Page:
They enjoy a natural advantage. Their hydrocarbon reserves are among the least carbon-intensive to extract (see chart). The Emiratis and the Saudis have also made an effort to reduce this carbon intensity further with high operational efficiency and low gas flaring, notes Olga Savenkova of Rystad Energy, a research firm. ADNOC is spending $3.6bn on subsea power cables and other kit to replace natural gas burned at its offshore facilities with clean energy from shore. This is both green and, potentially, good business: Ms Al-Shamma reckons that grades of crude made with fewer emissions will fetch a premium in future, a trend already seen in the LNG market.

The second pillar of the Gulf’s strategy is more intriguing. It involves investing part of today’s fossil windfall in the clean-energy technologies of tomorrow. The region’s governments are making some of the world’s biggest bets on carbon capture and storage, renewables and hydrogen. “A wave of low-carbon projects is building in the Middle East,” marvels one analyst.

“Saudi Arabia holds major advantages in decarbonisation,” says Jim Krane of Rice University in Texas. He points to vast tracts of empty, sunny land with a geology tailor-made for storing carbon emitted in adjacent industrial areas. Aramco plans to develop capacity to capture, store and utilise 11m tonnes of carbon dioxide a year and install 12 gigawatts (GW) of wind and solar power by 2035.

Overall, Saudi Arabia aims to build 54GW of renewable capacity by 2032. Not to be outdone, the UAE is eyeing 100GW of renewable-energy capacity by 2030, at home and abroad, up from investments in 15GW-worth in 2021. That would make Masdar, a state-controlled clean-energy outfit in which ADNOC has a stake, the world’s second-biggest developer of clean energy. It recently bought a British firm developing energy-storage technology.

The Gulf’s biggest green bets concern hydrogen. If made using renewables as opposed to natural gas, hydrogen is a clean fuel. Investments in the needed infrastructure are proliferating the world over, from Gujarat to Texas. In 2021 the UAE inaugurated its region’s first such “green hydrogen” plant. ACWA Power, a Saudi utility, has almost completed financing for a $5bn green-hydrogen project. Oman, whose oil reserves are smaller and costlier to exploit than those of its bigger neighbours, is talking of a $30bn investment in what could be the world’s largest hydrogen plant. It has launched a state-owned hydrogen entity to offer green-hydrogen projects concessions in its special economic zones.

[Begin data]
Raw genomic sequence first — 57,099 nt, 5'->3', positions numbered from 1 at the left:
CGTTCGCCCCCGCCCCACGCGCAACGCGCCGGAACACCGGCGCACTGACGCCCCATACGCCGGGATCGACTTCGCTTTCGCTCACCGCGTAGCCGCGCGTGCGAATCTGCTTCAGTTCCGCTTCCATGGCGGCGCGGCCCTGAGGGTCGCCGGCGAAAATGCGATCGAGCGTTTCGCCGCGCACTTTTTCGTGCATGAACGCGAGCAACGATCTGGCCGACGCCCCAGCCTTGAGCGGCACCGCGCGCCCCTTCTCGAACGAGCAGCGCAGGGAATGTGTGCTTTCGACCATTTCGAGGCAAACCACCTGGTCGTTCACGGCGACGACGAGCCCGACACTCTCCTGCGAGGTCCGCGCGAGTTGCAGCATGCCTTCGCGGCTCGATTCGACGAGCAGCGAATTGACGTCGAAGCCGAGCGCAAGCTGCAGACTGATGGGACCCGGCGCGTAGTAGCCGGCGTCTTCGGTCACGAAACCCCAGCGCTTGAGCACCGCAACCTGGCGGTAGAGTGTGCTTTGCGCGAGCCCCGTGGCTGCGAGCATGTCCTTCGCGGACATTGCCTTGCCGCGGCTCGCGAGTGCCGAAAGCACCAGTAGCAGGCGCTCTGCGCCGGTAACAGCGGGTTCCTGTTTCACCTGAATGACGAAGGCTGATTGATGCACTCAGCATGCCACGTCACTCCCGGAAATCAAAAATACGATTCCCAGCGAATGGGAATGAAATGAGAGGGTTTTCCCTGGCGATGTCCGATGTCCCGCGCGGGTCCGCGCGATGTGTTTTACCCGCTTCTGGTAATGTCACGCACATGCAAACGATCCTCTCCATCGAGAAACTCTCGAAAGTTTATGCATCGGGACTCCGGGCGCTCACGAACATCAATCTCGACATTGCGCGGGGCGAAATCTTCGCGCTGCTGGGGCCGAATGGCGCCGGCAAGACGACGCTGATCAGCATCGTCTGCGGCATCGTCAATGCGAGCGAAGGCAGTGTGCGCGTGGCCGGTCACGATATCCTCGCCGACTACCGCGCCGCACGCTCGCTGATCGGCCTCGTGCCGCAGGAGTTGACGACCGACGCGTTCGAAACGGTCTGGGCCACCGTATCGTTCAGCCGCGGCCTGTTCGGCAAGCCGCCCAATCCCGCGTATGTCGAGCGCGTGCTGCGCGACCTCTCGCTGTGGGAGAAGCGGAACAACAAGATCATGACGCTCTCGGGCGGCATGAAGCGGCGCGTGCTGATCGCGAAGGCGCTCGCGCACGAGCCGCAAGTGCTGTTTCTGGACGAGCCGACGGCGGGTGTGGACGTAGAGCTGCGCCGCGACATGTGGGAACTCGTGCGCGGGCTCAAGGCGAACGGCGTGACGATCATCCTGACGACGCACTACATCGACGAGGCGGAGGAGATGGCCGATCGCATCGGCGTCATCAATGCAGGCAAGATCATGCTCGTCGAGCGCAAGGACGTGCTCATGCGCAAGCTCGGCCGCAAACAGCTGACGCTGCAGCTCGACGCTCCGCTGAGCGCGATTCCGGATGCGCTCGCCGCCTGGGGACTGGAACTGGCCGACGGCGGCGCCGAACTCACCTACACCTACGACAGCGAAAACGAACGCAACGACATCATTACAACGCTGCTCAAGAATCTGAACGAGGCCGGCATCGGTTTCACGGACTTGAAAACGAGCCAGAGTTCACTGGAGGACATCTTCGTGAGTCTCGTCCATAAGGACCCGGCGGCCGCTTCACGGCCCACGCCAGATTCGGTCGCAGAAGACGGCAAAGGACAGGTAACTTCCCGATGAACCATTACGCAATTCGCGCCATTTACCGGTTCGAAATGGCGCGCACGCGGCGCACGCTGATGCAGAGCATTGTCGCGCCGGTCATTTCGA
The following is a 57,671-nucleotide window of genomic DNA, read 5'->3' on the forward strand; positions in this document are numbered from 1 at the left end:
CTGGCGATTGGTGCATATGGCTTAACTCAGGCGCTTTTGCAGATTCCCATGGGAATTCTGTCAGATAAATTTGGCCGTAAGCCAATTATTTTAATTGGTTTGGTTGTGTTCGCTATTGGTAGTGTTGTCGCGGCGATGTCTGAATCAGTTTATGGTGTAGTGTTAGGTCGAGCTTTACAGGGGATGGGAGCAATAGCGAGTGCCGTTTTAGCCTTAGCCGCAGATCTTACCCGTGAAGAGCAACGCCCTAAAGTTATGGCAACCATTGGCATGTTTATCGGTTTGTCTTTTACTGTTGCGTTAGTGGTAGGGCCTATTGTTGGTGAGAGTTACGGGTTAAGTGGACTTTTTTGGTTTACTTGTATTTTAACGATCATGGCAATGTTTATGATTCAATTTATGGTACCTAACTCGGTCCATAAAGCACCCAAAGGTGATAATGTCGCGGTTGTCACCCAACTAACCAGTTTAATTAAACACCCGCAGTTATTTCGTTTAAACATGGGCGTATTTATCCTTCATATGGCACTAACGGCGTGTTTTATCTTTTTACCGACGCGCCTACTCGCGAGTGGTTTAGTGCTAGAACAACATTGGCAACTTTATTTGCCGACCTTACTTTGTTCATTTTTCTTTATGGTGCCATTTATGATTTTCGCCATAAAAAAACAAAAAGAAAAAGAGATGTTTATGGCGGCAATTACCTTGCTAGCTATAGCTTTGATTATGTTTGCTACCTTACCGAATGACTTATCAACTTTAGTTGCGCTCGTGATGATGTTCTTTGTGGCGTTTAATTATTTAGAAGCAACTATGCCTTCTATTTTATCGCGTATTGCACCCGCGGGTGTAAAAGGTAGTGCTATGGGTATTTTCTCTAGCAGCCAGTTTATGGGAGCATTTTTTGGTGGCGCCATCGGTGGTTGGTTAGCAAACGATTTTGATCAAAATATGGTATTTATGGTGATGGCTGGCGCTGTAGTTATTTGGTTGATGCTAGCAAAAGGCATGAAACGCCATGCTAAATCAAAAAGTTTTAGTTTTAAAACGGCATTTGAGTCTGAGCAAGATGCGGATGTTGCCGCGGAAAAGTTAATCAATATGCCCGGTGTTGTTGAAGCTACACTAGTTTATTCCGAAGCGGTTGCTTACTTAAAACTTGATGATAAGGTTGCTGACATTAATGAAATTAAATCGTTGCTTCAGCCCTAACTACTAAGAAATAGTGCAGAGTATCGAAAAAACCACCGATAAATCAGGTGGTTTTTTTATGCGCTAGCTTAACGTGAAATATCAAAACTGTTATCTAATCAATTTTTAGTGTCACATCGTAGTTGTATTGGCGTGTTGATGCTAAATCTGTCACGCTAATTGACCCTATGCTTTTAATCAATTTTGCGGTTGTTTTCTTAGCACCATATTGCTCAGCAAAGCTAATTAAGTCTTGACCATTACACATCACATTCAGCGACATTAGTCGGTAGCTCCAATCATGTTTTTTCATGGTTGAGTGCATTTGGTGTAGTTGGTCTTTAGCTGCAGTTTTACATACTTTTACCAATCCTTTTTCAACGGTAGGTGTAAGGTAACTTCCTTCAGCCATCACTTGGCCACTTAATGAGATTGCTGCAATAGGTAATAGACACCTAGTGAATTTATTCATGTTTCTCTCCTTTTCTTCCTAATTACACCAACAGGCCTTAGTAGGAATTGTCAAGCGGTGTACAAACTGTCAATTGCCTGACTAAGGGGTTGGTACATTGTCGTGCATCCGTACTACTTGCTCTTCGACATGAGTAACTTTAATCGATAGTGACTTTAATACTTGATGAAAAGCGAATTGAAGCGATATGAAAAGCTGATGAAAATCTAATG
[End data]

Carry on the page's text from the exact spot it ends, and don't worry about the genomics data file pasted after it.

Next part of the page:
The Saudis and Emiratis are also looking abroad. Masdar is investing in a $10bn hydrogen venture in Egypt; developing 4GW of green-hydrogen and renewables projects in Azerbaijan; and has invested in a firm developing green hydrogen in northern England. ACWA Power is eyeing multibillion-dollar green-hydrogen projects in Egypt, South Africa and Thailand. By 2030 both the UAE and Saudi Arabia want to control a quarter or more of the global export market for clean hydrogen.

Ben Cahill of the Centre for Strategic and International Studies, a think-tank, sees the two countries moving aggressively on hydrogen and ammonia (which can serve as a less fiddly medium to transport the gas). They want to acquire first-mover advantage by securing deals with buyers from Asia and Europe. Qatar is spending over $1bn on a plant to make “blue ammonia” from natural gas. It is scheduled to open in 2026. If the hydrogen economy takes off, estimates Roland Berger, a consultancy, it could produce between $120bn and $200bn in annual revenues for Gulf countries by 2050. That is far less than they now make from oil and gas; Aramco alone had sales of over $300bn in the first half of 2022. But it is serious money—and, given the real risk of an end to the oil bonanza, suggests the Gulf’s green efforts ought to be taken seriously.